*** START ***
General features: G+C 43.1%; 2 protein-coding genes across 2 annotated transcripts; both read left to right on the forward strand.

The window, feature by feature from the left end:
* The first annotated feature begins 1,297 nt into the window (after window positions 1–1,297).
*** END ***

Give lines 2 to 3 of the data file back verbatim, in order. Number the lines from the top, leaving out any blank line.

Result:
The window, feature by feature from the left end:
* The first annotated feature begins 1,297 nt into the window (after window positions 1–1,297).